I was in Year 13 and went to the local university open night with a mate. One of the things we noticed was that we were the only brown kids there that night ... Every university department had a desk set up in a big room so we started walking towards the desk with information about the course I wanted to take the next year. There was an older Pakeha lady standing behind the desk and I got a bad feeling as we approached her desk because the moment she saw me and my friend she turned and looked away. We were standing right in front of her for ages, not sure what pamphlets to get. Eventually I asked her politely what pamphlets we needed and without even talking or looking at us nicely, she handed us both a folder. And then turned away. I felt really embarrassed and at first my friend said, nah bro she's probably just grumpy.

But I didn't think she was just grumpy so I went and stood by the wall and waited until the next group of people went to her desk. They were some Pakeha boys I knew and they hadn't even made it to her desk when she started smiling at them. She asked them if they'd travelled far, what schools they went to, what courses they were interested in. As she was standing there nodding and talking nicely to the other boys I felt stink.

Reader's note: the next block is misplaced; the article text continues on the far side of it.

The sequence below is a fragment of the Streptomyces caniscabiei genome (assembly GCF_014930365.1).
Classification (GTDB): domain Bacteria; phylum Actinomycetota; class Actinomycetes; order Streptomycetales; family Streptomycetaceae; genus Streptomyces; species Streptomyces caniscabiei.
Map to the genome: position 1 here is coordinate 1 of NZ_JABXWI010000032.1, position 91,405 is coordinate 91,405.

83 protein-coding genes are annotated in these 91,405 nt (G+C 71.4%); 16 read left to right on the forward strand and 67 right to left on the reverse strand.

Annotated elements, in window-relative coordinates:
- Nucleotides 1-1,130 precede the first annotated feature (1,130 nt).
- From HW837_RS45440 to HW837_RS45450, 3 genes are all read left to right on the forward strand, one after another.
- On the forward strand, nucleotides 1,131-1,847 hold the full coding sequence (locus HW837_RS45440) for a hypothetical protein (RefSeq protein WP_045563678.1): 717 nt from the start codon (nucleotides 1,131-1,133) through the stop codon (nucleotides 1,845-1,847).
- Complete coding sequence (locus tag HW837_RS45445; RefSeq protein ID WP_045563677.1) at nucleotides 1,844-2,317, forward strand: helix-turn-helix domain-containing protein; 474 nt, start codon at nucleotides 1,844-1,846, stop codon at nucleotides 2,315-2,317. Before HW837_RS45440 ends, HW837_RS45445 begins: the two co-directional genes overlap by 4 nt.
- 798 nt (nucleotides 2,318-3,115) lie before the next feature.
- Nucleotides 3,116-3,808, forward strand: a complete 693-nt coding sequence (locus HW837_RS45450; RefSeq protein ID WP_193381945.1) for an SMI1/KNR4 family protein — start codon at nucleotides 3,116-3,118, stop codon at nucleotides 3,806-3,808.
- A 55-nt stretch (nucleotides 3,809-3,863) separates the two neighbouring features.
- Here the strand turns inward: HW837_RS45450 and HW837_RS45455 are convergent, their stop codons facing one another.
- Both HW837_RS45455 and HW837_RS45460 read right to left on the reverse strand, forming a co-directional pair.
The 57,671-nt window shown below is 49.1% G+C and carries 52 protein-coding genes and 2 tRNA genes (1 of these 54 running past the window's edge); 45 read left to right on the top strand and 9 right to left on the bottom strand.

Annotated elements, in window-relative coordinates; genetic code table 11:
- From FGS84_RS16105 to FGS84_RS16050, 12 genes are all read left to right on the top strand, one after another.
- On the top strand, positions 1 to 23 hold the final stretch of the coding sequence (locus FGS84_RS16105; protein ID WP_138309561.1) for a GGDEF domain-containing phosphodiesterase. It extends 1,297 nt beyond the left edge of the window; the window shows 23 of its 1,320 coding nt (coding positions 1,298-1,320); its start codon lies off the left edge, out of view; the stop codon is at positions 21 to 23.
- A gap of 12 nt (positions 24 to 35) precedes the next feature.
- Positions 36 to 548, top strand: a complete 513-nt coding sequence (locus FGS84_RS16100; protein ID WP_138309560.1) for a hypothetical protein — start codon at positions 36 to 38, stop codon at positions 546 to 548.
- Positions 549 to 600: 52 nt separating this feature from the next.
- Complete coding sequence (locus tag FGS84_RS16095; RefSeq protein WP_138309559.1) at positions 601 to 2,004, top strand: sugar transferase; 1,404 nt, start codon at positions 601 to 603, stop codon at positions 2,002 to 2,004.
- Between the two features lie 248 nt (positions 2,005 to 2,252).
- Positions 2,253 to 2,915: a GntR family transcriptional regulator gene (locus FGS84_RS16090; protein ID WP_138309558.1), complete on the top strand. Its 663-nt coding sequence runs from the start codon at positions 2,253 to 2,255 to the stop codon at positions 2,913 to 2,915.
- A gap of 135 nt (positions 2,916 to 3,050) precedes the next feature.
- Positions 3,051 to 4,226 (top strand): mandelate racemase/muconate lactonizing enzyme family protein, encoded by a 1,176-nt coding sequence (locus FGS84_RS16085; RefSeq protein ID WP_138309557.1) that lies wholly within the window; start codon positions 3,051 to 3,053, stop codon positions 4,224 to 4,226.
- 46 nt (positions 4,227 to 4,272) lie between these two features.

Just last weekend I went into a supermarket. As soon as I walked in I noticed an older lady who worked there staring at me quite angrily. I tried to smile at her but she kept staring. As I walked through the store I realised she was following me ... and at one stage she was talking to someone on her walkie talkie. When I got to checkout I paid for my lollies and water bottle and she was still right behind me and as I started walking out she screamed out: "Hey! Hey! Stop!"

She was shouting at me and saying I'd made the scanner beep or something like that. I felt so ashamed. Everybody was staring at me and I am sure they all think I am a thief now. I am not a thief ... She made me walk through the scanner and nothing beeped. Then again, lots of times. I was dressed tidily, I didn't have a gang patch or anything like that. Neither had I ever had a run-in with people at that store. That lady just took one look at me - young Maori guy - and decided that I was a thief and let everyone in the supermarket know that she thought I was a thief.

Later the supermarket told us that their staff felt they were "amicable" to me and that I had misinterpreted what happened. They said I looked like one of their regular shoplifters. I thought that was an ironic thing to say.

- NZ Herald